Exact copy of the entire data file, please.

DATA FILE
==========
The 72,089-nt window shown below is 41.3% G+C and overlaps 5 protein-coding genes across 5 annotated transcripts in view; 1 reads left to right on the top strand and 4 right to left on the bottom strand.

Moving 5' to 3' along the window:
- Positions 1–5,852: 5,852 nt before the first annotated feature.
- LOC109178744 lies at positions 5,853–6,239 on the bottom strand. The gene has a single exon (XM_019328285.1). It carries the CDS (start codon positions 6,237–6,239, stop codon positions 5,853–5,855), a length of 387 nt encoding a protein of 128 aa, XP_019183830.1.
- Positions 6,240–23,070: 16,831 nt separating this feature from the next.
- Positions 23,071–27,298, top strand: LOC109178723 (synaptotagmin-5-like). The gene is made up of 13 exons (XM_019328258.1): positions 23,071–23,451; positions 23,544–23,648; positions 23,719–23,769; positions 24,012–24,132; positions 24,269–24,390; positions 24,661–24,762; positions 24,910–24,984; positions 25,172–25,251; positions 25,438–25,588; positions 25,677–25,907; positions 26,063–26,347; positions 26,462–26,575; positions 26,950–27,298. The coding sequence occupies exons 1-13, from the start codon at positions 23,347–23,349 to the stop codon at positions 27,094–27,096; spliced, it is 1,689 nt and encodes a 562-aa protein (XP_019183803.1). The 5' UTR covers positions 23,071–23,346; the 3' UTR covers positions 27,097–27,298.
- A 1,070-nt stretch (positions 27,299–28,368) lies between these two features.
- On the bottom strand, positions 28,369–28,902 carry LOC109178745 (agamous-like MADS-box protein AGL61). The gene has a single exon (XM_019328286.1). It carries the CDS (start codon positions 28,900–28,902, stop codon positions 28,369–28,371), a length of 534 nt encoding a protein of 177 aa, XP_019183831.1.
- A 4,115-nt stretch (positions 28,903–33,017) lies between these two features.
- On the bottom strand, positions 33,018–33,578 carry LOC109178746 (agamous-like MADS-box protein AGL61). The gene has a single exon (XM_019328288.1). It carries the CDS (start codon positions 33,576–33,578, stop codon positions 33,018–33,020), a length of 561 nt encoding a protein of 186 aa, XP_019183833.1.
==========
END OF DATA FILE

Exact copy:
The 72,089-nt window shown below is 41.3% G+C and overlaps 5 protein-coding genes across 5 annotated transcripts in view; 1 reads left to right on the top strand and 4 right to left on the bottom strand.

Moving 5' to 3' along the window:
- Positions 1–5,852: 5,852 nt before the first annotated feature.
- LOC109178744 lies at positions 5,853–6,239 on the bottom strand. The gene has a single exon (XM_019328285.1). It carries the CDS (start codon positions 6,237–6,239, stop codon positions 5,853–5,855), a length of 387 nt encoding a protein of 128 aa, XP_019183830.1.
- Positions 6,240–23,070: 16,831 nt separating this feature from the next.
- Positions 23,071–27,298, top strand: LOC109178723 (synaptotagmin-5-like). The gene is made up of 13 exons (XM_019328258.1): positions 23,071–23,451; positions 23,544–23,648; positions 23,719–23,769; positions 24,012–24,132; positions 24,269–24,390; positions 24,661–24,762; positions 24,910–24,984; positions 25,172–25,251; positions 25,438–25,588; positions 25,677–25,907; positions 26,063–26,347; positions 26,462–26,575; positions 26,950–27,298. The coding sequence occupies exons 1-13, from the start codon at positions 23,347–23,349 to the stop codon at positions 27,094–27,096; spliced, it is 1,689 nt and encodes a 562-aa protein (XP_019183803.1). The 5' UTR covers positions 23,071–23,346; the 3' UTR covers positions 27,097–27,298.
- A 1,070-nt stretch (positions 27,299–28,368) lies between these two features.
- On the bottom strand, positions 28,369–28,902 carry LOC109178745 (agamous-like MADS-box protein AGL61). The gene has a single exon (XM_019328286.1). It carries the CDS (start codon positions 28,900–28,902, stop codon positions 28,369–28,371), a length of 534 nt encoding a protein of 177 aa, XP_019183831.1.
- A 4,115-nt stretch (positions 28,903–33,017) lies between these two features.
- On the bottom strand, positions 33,018–33,578 carry LOC109178746 (agamous-like MADS-box protein AGL61). The gene has a single exon (XM_019328288.1). It carries the CDS (start codon positions 33,576–33,578, stop codon positions 33,018–33,020), a length of 561 nt encoding a protein of 186 aa, XP_019183833.1.